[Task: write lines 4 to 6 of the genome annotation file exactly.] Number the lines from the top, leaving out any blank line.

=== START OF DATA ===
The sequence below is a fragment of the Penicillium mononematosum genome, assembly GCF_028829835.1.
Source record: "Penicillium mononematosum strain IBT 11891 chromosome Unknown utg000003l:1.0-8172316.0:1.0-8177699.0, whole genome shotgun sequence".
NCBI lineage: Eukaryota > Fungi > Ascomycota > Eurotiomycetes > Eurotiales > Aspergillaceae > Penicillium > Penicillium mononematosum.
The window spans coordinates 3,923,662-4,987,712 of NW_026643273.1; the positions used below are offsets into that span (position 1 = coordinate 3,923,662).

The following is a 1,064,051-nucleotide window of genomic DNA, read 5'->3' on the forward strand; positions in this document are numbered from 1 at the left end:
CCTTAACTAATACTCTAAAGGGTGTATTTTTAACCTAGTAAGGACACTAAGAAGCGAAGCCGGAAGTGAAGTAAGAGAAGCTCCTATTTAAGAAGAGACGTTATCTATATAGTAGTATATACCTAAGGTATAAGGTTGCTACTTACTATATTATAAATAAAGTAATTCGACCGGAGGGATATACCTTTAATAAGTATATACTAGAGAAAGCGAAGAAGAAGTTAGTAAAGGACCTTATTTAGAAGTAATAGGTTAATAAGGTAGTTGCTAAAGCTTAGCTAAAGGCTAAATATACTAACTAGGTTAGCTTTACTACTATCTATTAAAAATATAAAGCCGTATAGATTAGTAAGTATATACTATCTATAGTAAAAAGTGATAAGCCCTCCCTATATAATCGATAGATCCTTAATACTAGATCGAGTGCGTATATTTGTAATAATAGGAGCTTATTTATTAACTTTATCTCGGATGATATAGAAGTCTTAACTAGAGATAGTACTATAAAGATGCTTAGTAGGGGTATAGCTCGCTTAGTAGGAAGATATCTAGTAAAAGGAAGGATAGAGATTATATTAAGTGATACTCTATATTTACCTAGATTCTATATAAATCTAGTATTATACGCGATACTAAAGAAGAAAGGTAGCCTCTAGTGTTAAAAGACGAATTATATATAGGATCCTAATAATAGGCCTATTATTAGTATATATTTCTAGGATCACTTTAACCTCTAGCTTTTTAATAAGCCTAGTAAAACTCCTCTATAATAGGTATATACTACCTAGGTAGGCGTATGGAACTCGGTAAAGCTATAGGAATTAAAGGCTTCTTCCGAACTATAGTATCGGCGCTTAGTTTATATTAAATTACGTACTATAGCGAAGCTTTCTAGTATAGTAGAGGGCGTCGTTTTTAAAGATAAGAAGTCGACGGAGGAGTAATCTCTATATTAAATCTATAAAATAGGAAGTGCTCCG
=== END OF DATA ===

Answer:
The window spans coordinates 3,923,662-4,987,712 of NW_026643273.1; the positions used below are offsets into that span (position 1 = coordinate 3,923,662).

The following is a 1,064,051-nucleotide window of genomic DNA, read 5'->3' on the forward strand; positions in this document are numbered from 1 at the left end:
CCTTAACTAATACTCTAAAGGGTGTATTTTTAACCTAGTAAGGACACTAAGAAGCGAAGCCGGAAGTGAAGTAAGAGAAGCTCCTATTTAAGAAGAGACGTTATCTATATAGTAGTATATACCTAAGGTATAAGGTTGCTACTTACTATATTATAAATAAAGTAATTCGACCGGAGGGATATACCTTTAATAAGTATATACTAGAGAAAGCGAAGAAGAAGTTAGTAAAGGACCTTATTTAGAAGTAATAGGTTAATAAGGTAGTTGCTAAAGCTTAGCTAAAGGCTAAATATACTAACTAGGTTAGCTTTACTACTATCTATTAAAAATATAAAGCCGTATAGATTAGTAAGTATATACTATCTATAGTAAAAAGTGATAAGCCCTCCCTATATAATCGATAGATCCTTAATACTAGATCGAGTGCGTATATTTGTAATAATAGGAGCTTATTTATTAACTTTATCTCGGATGATATAGAAGTCTTAACTAGAGATAGTACTATAAAGATGCTTAGTAGGGGTATAGCTCGCTTAGTAGGAAGATATCTAGTAAAAGGAAGGATAGAGATTATATTAAGTGATACTCTATATTTACCTAGATTCTATATAAATCTAGTATTATACGCGATACTAAAGAAGAAAGGTAGCCTCTAGTGTTAAAAGACGAATTATATATAGGATCCTAATAATAGGCCTATTATTAGTATATATTTCTAGGATCACTTTAACCTCTAGCTTTTTAATAAGCCTAGTAAAACTCCTCTATAATAGGTATATACTACCTAGGTAGGCGTATGGAACTCGGTAAAGCTATAGGAATTAAAGGCTTCTTCCGAACTATAGTATCGGCGCTTAGTTTATATTAAATTACGTACTATAGCGAAGCTTTCTAGTATAGTAGAGGGCGTCGTTTTTAAAGATAAGAAGTCGACGGAGGAGTAATCTCTATATTAAATCTATAAAATAGGAAGTGCTCCG